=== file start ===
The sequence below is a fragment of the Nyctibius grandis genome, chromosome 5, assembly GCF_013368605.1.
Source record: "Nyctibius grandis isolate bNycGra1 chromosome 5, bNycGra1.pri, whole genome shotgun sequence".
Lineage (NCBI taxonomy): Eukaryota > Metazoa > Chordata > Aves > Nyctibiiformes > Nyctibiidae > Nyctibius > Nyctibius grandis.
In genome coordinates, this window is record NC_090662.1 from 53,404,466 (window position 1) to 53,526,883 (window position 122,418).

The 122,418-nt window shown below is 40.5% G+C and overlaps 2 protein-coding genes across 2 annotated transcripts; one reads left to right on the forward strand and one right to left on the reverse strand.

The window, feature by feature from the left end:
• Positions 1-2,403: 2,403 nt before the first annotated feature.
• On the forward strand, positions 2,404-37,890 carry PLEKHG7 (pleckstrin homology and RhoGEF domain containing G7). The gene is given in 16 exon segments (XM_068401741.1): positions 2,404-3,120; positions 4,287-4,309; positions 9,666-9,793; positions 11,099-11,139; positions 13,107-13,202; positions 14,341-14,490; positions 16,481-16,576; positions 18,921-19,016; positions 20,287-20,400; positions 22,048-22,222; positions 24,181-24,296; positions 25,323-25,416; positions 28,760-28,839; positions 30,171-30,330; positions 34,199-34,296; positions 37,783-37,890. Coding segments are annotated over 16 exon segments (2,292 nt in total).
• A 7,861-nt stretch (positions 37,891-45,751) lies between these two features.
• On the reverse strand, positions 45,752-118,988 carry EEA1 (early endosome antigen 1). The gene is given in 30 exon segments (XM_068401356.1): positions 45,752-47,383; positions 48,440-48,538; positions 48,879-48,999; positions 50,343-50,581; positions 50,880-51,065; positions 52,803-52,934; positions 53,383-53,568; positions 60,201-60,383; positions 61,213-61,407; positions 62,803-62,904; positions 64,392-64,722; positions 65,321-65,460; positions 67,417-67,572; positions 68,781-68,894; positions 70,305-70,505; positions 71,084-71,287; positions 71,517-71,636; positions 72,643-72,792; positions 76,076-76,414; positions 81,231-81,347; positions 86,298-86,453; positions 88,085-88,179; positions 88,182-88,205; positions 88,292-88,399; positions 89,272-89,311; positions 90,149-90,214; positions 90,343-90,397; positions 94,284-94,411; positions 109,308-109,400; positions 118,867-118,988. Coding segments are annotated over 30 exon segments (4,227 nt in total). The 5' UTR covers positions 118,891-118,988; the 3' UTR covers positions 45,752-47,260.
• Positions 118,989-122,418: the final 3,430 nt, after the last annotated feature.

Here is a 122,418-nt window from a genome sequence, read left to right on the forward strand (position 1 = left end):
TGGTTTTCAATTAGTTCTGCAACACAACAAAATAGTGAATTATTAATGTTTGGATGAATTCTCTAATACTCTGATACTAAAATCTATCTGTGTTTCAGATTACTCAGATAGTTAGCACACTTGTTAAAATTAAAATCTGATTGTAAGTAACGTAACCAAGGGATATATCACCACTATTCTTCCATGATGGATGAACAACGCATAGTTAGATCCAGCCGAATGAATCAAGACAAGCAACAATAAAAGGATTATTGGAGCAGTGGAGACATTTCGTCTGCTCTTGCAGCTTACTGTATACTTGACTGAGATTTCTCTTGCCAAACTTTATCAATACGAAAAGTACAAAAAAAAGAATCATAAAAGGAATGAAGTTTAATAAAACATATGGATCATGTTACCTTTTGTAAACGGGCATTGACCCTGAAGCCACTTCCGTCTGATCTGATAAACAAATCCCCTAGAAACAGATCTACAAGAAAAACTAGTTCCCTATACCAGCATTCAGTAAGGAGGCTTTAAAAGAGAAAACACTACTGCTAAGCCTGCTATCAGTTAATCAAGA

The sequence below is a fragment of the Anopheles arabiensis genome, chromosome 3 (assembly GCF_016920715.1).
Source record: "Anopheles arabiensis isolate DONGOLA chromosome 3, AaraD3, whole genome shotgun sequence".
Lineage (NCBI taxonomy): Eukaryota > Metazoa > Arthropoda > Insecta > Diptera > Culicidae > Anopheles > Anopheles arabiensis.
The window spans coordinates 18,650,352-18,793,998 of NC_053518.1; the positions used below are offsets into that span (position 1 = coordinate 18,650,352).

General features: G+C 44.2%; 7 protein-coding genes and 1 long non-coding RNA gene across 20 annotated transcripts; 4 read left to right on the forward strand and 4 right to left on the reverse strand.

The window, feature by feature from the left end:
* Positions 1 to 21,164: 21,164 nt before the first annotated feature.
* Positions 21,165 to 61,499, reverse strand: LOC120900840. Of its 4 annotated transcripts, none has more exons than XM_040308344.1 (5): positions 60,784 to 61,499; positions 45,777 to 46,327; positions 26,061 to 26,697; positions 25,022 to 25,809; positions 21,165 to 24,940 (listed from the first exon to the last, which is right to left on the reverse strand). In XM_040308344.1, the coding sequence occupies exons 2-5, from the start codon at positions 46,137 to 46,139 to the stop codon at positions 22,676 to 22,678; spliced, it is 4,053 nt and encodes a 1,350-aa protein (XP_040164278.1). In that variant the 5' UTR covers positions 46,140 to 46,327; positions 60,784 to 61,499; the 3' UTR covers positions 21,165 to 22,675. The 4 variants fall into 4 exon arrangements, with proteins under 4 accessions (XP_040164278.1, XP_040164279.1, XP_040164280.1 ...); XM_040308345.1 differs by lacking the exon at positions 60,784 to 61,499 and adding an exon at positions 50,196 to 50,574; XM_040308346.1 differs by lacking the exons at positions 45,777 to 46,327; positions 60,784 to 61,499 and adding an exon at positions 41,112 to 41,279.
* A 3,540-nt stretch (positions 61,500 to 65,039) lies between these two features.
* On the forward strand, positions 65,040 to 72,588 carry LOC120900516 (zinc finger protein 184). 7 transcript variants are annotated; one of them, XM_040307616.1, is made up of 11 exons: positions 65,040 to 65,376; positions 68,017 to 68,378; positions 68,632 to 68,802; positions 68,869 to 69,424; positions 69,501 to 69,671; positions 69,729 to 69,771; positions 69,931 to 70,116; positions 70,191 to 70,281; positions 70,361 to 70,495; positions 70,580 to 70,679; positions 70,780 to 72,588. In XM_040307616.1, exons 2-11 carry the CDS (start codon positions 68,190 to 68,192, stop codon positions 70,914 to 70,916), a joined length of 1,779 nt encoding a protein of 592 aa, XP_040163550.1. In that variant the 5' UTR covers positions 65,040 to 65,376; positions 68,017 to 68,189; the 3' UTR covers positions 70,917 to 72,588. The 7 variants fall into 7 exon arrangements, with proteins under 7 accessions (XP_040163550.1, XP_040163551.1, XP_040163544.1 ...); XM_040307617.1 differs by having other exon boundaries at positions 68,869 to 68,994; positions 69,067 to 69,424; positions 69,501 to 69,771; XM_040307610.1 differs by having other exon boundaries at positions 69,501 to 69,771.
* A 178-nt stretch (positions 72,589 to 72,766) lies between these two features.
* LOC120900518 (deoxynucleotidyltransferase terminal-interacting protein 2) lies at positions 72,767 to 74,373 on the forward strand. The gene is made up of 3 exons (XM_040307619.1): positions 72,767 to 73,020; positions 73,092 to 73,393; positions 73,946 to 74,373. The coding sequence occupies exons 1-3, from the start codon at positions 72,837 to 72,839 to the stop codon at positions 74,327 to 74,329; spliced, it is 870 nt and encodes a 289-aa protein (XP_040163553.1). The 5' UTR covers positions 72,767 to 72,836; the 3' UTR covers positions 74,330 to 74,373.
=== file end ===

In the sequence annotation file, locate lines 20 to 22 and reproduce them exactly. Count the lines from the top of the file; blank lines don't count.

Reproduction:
* Positions 1 to 21,164: 21,164 nt before the first annotated feature.
* Positions 21,165 to 61,499, reverse strand: LOC120900840. Of its 4 annotated transcripts, none has more exons than XM_040308344.1 (5): positions 60,784 to 61,499; positions 45,777 to 46,327; positions 26,061 to 26,697; positions 25,022 to 25,809; positions 21,165 to 24,940 (listed from the first exon to the last, which is right to left on the reverse strand). In XM_040308344.1, the coding sequence occupies exons 2-5, from the start codon at positions 46,137 to 46,139 to the stop codon at positions 22,676 to 22,678; spliced, it is 4,053 nt and encodes a 1,350-aa protein (XP_040164278.1). In that variant the 5' UTR covers positions 46,140 to 46,327; positions 60,784 to 61,499; the 3' UTR covers positions 21,165 to 22,675. The 4 variants fall into 4 exon arrangements, with proteins under 4 accessions (XP_040164278.1, XP_040164279.1, XP_040164280.1 ...); XM_040308345.1 differs by lacking the exon at positions 60,784 to 61,499 and adding an exon at positions 50,196 to 50,574; XM_040308346.1 differs by lacking the exons at positions 45,777 to 46,327; positions 60,784 to 61,499 and adding an exon at positions 41,112 to 41,279.
* A 3,540-nt stretch (positions 61,500 to 65,039) lies between these two features.